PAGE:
A will is a highly beneficial estate planning tool—the vast majority of estate plans will include a will. However, a will alone is not enough for you to take care of all of your affairs and guarantee all of your wishes are followed.
Here are a few reasons why you’ll need more than a will to protect yourself and your estate:
Wills must go through the probate process
Legally, wills only act as a way for you to leave behind your wishes with regard to your assets. They still must go through the probate process and be validated by a judge. While this will not be an issue most of the time, there is still always a possibility someone could challenge the validity of your will, resulting in a drawn-out, expensive probate process and preventing your chosen heirs from getting their inheritance in a timely manner. Even an average probate could cost you three to eight percent of your estate.
Wills do not shield you from taxes
If you are among the small percentage of Americans who can expect to be affected by the estate tax, a will does not offer you any protection from taxes. Only by using tools such as irrevocable trusts, gifting special types of accounts can you reduce your taxable estate.
Wills only cover your property wishes and have limitations
Wills allow you to leave behind instructions for what you would like to have happen to your property, and who you would like to be the personal representative or executor of your estate.
If you wish to leave behind instructions regarding medical care or establish power of attorney, you’ll need additional estate planning documents to accomplish this.
With regard to your property, a will only controls property that does not pass automatically to beneficiaries. Property that is automatically distributed to beneficiaries includes insurance proceeds, retirement accounts and jointly held property with rights of survivorship. Accordingly you will still need to manage your beneficiary designations on assets like retirement plans and insurance separate from you will.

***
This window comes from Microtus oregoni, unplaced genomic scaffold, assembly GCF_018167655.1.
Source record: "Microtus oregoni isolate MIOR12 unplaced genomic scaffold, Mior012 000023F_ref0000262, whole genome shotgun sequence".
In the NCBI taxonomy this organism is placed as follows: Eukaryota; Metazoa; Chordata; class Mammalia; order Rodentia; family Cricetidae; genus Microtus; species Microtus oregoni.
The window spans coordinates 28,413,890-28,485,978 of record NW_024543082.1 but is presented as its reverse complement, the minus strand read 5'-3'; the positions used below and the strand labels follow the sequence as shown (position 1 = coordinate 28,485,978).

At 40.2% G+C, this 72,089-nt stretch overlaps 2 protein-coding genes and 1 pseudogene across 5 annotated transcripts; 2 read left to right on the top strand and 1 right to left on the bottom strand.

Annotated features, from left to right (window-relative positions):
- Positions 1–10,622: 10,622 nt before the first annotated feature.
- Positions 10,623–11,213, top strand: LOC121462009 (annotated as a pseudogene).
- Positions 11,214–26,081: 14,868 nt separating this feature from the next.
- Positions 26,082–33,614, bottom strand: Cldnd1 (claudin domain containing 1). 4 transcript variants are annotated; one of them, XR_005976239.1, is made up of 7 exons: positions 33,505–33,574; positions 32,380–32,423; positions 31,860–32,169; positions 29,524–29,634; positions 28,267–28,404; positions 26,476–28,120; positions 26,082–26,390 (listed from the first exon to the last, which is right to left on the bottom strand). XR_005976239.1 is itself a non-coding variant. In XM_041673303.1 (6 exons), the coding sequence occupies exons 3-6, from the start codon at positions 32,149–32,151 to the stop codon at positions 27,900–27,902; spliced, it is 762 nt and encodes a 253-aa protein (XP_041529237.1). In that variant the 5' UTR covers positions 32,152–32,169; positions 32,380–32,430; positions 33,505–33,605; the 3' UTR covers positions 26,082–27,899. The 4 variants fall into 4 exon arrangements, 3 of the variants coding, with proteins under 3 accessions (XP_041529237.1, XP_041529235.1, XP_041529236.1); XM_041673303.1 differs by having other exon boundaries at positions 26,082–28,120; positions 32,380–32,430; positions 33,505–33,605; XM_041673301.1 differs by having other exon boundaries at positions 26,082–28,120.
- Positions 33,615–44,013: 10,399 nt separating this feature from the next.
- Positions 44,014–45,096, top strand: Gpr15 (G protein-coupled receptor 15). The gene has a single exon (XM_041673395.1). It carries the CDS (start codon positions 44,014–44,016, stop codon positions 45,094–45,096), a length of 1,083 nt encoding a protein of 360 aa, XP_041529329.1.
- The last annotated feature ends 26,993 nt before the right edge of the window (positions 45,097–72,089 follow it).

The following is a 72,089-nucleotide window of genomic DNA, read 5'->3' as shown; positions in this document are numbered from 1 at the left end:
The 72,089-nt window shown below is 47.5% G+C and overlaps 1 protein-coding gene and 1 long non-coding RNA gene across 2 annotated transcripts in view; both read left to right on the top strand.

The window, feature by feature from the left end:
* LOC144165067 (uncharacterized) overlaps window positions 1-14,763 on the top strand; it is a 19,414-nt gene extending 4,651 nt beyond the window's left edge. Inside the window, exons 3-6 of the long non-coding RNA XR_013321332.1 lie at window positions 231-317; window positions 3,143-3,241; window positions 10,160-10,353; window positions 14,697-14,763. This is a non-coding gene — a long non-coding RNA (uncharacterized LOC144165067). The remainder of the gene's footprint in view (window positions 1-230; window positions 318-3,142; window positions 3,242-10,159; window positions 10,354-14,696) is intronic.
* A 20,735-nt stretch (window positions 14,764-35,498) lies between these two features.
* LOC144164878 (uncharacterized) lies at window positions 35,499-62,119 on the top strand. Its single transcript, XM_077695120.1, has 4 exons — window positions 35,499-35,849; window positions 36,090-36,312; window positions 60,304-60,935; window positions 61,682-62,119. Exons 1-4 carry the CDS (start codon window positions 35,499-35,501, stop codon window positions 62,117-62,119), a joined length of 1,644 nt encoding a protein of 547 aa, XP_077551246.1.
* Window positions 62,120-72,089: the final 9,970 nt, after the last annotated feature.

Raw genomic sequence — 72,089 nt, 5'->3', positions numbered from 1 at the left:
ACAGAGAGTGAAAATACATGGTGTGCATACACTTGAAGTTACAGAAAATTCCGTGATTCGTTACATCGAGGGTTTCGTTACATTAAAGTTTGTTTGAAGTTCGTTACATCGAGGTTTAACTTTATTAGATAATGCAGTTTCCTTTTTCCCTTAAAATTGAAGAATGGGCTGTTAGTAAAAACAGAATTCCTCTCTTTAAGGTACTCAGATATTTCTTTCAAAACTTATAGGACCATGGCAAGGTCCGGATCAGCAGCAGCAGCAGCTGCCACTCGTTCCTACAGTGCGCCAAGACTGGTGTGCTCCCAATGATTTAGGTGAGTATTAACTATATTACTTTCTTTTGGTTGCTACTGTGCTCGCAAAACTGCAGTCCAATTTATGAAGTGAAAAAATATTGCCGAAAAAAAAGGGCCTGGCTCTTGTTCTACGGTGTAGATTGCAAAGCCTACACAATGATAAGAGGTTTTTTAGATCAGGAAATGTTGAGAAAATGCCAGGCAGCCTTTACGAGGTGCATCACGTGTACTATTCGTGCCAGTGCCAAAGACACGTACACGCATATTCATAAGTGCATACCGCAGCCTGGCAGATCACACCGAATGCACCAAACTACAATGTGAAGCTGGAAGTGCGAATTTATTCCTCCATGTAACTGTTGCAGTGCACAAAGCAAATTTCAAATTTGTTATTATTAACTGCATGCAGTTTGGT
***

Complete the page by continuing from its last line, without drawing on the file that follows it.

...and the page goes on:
Wills are generally inflexible
Once you have written and signed a will, it is set and can only be revised by revoking or destroying the original document to create a new one, or by adding a codicil, which essentially serves as an addendum to the document. There cannot be any changes made to the will upon your death, and your personal representative / executor has limited flexibility with how to carry out your instructions.
Wills have limitations regarding children
While you can use a will to name a guardian for any minor children you leave behind, you will not be able to specify your wishes on items such as education, religion or certain aspects of their upbringing. Such terms and conditions generally require a trust.
Add more flexibility to your estate plan
Avoiding probate, reducing taxes, and increasing flexibility can be done using trusts as part of your estate plan. Trusts allow you to take more control over distribution of assets and offer more direction for your chosen guardian.
For more information about wills and their importance as well as their limitations, contact an experienced estate planning attorney at Baker Law Group.
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